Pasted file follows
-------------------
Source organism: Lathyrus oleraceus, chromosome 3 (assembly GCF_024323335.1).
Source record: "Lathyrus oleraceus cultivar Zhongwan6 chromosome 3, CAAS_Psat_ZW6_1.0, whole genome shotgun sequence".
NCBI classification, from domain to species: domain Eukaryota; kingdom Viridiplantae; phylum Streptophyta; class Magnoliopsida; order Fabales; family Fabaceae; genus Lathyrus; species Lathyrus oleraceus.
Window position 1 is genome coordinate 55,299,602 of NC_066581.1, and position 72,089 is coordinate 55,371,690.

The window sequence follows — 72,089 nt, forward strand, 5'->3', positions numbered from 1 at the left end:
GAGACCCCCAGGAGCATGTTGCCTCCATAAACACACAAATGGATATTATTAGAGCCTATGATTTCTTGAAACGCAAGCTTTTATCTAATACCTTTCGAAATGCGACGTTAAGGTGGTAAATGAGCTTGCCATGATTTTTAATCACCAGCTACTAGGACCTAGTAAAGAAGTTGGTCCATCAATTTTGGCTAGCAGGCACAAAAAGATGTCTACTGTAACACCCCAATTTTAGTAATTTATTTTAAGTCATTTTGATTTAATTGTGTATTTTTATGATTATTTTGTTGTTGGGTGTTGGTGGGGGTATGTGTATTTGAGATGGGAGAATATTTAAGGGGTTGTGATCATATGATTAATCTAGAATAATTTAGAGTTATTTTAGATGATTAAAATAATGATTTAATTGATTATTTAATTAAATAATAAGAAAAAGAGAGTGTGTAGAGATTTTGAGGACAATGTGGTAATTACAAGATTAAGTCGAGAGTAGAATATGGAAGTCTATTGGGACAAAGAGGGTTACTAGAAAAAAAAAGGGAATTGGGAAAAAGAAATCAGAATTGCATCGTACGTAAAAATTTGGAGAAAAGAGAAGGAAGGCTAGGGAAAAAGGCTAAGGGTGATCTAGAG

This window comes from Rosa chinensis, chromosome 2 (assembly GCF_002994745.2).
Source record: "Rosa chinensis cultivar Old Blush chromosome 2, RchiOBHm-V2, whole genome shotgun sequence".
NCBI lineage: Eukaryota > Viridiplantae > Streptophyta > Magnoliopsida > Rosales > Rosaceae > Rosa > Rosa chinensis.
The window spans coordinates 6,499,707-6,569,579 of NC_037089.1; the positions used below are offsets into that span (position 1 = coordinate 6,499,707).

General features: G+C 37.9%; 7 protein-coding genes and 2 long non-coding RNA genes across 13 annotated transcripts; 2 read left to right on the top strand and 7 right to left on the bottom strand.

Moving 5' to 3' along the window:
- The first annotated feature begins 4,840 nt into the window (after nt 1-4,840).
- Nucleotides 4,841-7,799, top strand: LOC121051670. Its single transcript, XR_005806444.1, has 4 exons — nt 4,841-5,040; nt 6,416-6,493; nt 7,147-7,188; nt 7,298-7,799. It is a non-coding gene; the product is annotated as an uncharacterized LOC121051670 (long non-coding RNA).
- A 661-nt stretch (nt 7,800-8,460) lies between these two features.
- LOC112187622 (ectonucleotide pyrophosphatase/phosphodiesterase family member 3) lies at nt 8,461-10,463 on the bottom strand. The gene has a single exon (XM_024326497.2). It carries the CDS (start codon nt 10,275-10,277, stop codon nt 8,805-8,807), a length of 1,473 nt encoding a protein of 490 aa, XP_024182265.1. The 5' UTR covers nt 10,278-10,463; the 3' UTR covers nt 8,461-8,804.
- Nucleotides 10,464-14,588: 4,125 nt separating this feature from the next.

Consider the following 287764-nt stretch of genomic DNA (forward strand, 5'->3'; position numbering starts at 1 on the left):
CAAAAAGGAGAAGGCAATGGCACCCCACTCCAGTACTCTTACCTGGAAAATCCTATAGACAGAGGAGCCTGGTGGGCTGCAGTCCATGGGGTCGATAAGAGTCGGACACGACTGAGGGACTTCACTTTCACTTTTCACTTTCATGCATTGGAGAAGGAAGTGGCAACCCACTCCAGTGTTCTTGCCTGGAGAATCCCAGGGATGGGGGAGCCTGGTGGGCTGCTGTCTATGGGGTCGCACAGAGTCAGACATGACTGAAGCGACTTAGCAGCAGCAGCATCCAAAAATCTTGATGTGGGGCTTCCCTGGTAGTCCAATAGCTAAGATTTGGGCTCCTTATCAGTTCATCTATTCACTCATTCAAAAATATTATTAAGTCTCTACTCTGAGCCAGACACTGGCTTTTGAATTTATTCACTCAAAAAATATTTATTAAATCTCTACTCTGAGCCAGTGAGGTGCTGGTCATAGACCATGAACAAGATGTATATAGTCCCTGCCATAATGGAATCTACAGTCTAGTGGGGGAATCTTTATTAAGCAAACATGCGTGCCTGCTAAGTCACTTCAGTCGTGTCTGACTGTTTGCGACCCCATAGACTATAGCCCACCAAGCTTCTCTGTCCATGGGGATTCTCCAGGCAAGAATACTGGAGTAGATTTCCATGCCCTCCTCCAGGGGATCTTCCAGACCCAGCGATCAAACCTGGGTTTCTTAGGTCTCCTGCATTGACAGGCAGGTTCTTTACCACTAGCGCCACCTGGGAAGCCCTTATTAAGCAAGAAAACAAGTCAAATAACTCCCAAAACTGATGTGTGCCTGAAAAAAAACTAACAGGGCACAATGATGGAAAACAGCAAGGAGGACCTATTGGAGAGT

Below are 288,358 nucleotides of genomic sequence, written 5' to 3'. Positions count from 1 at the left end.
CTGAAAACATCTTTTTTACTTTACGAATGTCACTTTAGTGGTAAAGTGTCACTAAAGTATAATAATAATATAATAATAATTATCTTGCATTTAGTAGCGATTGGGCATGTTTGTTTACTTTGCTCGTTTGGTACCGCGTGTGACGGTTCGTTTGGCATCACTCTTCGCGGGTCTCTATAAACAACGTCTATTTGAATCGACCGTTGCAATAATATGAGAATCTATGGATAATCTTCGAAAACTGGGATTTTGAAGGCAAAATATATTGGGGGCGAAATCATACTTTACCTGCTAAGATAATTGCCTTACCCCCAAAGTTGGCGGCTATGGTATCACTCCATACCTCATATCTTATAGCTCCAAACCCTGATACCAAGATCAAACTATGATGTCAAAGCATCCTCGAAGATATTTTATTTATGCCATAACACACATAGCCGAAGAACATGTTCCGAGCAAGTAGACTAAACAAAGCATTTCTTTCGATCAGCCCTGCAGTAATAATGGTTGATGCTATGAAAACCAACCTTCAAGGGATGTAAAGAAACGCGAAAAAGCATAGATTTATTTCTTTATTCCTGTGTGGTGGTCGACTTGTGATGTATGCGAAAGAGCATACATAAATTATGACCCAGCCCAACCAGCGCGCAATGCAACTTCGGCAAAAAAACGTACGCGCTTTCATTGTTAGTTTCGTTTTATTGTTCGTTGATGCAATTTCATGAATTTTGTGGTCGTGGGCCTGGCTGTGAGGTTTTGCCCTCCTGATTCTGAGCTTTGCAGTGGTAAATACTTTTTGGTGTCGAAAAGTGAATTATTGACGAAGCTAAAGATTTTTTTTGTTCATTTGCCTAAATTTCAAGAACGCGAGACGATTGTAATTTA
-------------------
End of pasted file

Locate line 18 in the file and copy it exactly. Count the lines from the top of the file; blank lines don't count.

Consider the following 287764-nt stretch of genomic DNA (forward strand, 5'->3'; position numbering starts at 1 on the left):